BootsnAll Travel Network

Otjiwarongo Cheetah Camp


June 5, 2002
The next morning James drives us back to Outjo, the small predominantly German/Afrikaner town we had stayed in before and we buy apple strudel and real drip coffee in the bakery and scarf it up during a 10 minute email check on one of the two terminals. Then on to the Cheetah Camp for lunch and tent set-up.

The camp is owned and operated by an Afrikaner farm family who is trying to conserve some of the only 2000 Cheetahs left in Namibia. We all pile into the back of Mario’s pick-up and he drives us to the homestead a couple miles away. As we walk through the gates we see four Cheetahs pacing back and forth across the lawn. We are led around to the back of the house with Cheetah’s dashing unexpectedly back and forth-sometimes brushing our legs-one dashed at me and clamped his teeth softly around my ankle-releasing a flood of adrenalin!

Bob whispers in my ear that we are probably going to get hit up for a donation while Mario and his dad pet the Cheetahs. He approaches us one-by-one and asks if anyone wants to come pose with a Cheetah for a picture. A few have their picture taken.

Then Mario disappears and the Cheetahs start pacing expectantly. Bob says there is going to be a surprise…and sure enough Mario comes back with a bucket full of meat chunks which he throws to the Cheetahs to catch with their powerful jaws in mid-air. All this time some of us notice sheep and goats bleating nervously in the field outside the yard…then after a few hat and stick throwing and catching we are taken in the back of the pick-up again to some large fenced areas near the camp area and watch as Mario throws large pieces of meat to the wild Cheetahs.

At the end of the demonstration Mario disappears and returns with a baby Cheetah that is less than a week old-the oooohhhs and aaaaahhhhhs go up-especially when he nuzzles it with his chin…but…but…questions will be answered in the bar in ten minutes he says.

Then we get a fairly passionate pitch from the young good looking ex rugby player: Cheetahs are recognized as an endangered species everywhere except in Namibia and the farmers are killing them off to keep them out of their livestock. The problem is, he says, that Namibia has passed some laws that prevent Cheetahs from being trapped and sold to parks and game reserves-instead the laws require that any trapped Cheetah has to be neutered. It’s bullshit, he repeats angrily over and over.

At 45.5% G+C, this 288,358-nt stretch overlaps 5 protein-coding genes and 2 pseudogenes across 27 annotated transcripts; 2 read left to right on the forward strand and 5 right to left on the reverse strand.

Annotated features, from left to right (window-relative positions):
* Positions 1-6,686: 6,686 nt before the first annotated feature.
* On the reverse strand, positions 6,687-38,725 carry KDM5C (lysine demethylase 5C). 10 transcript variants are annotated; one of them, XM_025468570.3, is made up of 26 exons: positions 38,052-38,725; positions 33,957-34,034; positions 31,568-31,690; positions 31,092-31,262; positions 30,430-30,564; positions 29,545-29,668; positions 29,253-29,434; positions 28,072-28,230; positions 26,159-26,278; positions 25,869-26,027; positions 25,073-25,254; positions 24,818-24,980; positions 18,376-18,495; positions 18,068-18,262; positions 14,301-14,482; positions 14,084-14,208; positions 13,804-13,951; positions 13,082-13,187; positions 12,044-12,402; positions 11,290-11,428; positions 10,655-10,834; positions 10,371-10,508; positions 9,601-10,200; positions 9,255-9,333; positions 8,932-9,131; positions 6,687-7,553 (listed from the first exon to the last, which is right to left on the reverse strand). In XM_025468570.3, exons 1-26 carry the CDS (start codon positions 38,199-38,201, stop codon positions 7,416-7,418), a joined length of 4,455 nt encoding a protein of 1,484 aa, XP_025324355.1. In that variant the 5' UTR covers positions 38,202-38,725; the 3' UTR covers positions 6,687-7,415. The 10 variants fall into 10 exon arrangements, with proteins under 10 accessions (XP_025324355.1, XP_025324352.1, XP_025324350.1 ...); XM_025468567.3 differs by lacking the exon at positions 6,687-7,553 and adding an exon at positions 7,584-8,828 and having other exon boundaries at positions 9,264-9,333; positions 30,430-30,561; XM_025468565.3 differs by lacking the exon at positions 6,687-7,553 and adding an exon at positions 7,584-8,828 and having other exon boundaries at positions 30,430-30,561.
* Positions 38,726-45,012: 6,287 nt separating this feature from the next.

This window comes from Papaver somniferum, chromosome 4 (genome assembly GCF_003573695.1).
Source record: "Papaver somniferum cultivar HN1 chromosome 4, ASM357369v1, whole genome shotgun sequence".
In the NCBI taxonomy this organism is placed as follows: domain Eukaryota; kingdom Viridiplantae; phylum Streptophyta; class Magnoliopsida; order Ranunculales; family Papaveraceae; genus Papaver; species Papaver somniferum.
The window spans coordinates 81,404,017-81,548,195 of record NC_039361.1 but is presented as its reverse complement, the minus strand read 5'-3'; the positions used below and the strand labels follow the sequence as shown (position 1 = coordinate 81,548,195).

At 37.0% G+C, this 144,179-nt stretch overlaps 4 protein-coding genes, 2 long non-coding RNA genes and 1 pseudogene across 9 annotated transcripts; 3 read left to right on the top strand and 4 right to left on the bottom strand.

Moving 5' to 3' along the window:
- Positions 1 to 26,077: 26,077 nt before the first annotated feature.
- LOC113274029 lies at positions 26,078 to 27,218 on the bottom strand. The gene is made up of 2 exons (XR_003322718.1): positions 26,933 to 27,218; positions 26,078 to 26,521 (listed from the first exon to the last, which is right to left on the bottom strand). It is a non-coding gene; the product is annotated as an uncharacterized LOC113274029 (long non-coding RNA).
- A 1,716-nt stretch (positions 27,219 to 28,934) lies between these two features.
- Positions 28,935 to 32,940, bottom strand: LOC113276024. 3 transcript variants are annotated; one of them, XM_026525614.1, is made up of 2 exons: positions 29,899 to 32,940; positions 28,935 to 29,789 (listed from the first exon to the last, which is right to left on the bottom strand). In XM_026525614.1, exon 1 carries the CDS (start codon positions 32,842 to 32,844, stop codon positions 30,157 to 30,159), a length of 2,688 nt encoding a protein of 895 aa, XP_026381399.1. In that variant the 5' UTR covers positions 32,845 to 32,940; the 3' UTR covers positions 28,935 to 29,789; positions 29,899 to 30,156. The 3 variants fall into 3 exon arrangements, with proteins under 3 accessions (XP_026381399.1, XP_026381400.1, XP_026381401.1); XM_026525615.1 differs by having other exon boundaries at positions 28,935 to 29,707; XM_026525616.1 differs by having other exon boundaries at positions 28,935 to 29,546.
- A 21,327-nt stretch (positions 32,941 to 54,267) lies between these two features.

So Mario and his family are running an illegal operation…this is Africa he says when questioned…as long as you are careful you can play the game…Mario and his family believes that by working for years with Cheetahs they have learned some game management techniques that the so-called authorities do not learn from “the books” one of which is that Cheetahs will breed in captivity if they are happy. But what is “captivity” he asks…even the Etosha National Park is fenced he says…

At the end he asks for donations in return for being on a email list…his goal he says is reaching the outside world and the media. I think of two things that would be good for him to do. Form a non-profit organization so that he is above reproach as far as money is concerned and so that donations can be tax deductible. Also no reputable media association is going to be able make his case for him until someone with credentials-not associated with the environmental groups that he thinks are in cahoots with the political entities of the country-comes in and studies his game management. Bob looks at me and says what he needs is a good grant writer…I ask him if he wants to live in Namibia but he doesn’t reply. In the end I give Mario US $5 to help pay for the donkey meat he feeds the game because I want to be on his mail list-and I want the recipes for the homemade Afrikaner squash boats, curried cabbage and pickled beets that is served with the spit lamb after the talk.

Mario will stay up as long as he can sell the rest of the campers shots of everything alcoholic on his shelf…we hear laughing and talking coming from the partiers in the bar until early morning! The next day on the road Heather is sick again…

Meeting Mario and his family gives us our first contact with rural Afrikaner farm culture. Working the land makes you very down to earth and practical anyway. However, Mario had an independent attitude that reminded me of my dad. When he sold the ranch in southern Oregon and bought a small acreage near Salem to be near his only grandchildren, I told him that since he no longer had a Caterpiller cat to dig his own garbage hole, that he would have to take his garbage to the local landfill. But he came back with the first load he took! “They wanted me to pay to dump my garbage” he said disgustedly. “The hell with them!” So after that Bob and I had to take my parents’ garbage to the landfill for them.

We head south and then west across Namibia. The topography is flat desert with dunes. The closer we get to the coast the colder it gets until we see the crummy weather up ahead hovering the shore. Even though the Kumuka Truck left camp at 5am we pass it parked at the side of the road having lunch in the harsh wind. We honk as we pass and exchange The Finger. The kids all laugh.

Then finally the arrow-straight road on the flat African pan that we have been on for the last five hours ends flat out at a right angle with the beach!

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